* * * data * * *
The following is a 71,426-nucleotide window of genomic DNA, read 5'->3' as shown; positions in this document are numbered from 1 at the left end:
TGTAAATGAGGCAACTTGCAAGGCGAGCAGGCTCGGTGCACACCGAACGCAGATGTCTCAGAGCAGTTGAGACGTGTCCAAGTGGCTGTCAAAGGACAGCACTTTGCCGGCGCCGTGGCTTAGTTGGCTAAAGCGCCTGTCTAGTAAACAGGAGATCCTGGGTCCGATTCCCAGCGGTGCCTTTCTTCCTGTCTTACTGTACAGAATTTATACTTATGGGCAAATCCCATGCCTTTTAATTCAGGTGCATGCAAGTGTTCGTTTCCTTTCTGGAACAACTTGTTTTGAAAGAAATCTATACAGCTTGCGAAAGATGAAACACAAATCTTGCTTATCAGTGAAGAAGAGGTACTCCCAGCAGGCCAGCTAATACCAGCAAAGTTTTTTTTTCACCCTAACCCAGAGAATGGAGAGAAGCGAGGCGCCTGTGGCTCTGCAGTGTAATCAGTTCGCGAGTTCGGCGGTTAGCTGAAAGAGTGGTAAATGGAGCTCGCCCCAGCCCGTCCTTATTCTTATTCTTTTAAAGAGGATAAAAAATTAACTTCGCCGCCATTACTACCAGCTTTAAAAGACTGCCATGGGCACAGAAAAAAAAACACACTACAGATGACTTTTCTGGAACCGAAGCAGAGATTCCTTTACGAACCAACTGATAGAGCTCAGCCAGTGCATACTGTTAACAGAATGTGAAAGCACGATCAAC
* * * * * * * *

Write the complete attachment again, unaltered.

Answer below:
The following is a 71,426-nucleotide window of genomic DNA, read 5'->3' as shown; positions in this document are numbered from 1 at the left end:
TGTAAATGAGGCAACTTGCAAGGCGAGCAGGCTCGGTGCACACCGAACGCAGATGTCTCAGAGCAGTTGAGACGTGTCCAAGTGGCTGTCAAAGGACAGCACTTTGCCGGCGCCGTGGCTTAGTTGGCTAAAGCGCCTGTCTAGTAAACAGGAGATCCTGGGTCCGATTCCCAGCGGTGCCTTTCTTCCTGTCTTACTGTACAGAATTTATACTTATGGGCAAATCCCATGCCTTTTAATTCAGGTGCATGCAAGTGTTCGTTTCCTTTCTGGAACAACTTGTTTTGAAAGAAATCTATACAGCTTGCGAAAGATGAAACACAAATCTTGCTTATCAGTGAAGAAGAGGTACTCCCAGCAGGCCAGCTAATACCAGCAAAGTTTTTTTTTCACCCTAACCCAGAGAATGGAGAGAAGCGAGGCGCCTGTGGCTCTGCAGTGTAATCAGTTCGCGAGTTCGGCGGTTAGCTGAAAGAGTGGTAAATGGAGCTCGCCCCAGCCCGTCCTTATTCTTATTCTTTTAAAGAGGATAAAAAATTAACTTCGCCGCCATTACTACCAGCTTTAAAAGACTGCCATGGGCACAGAAAAAAAAACACACTACAGATGACTTTTCTGGAACCGAAGCAGAGATTCCTTTACGAACCAACTGATAGAGCTCAGCCAGTGCATACTGTTAACAGAATGTGAAAGCACGATCAAC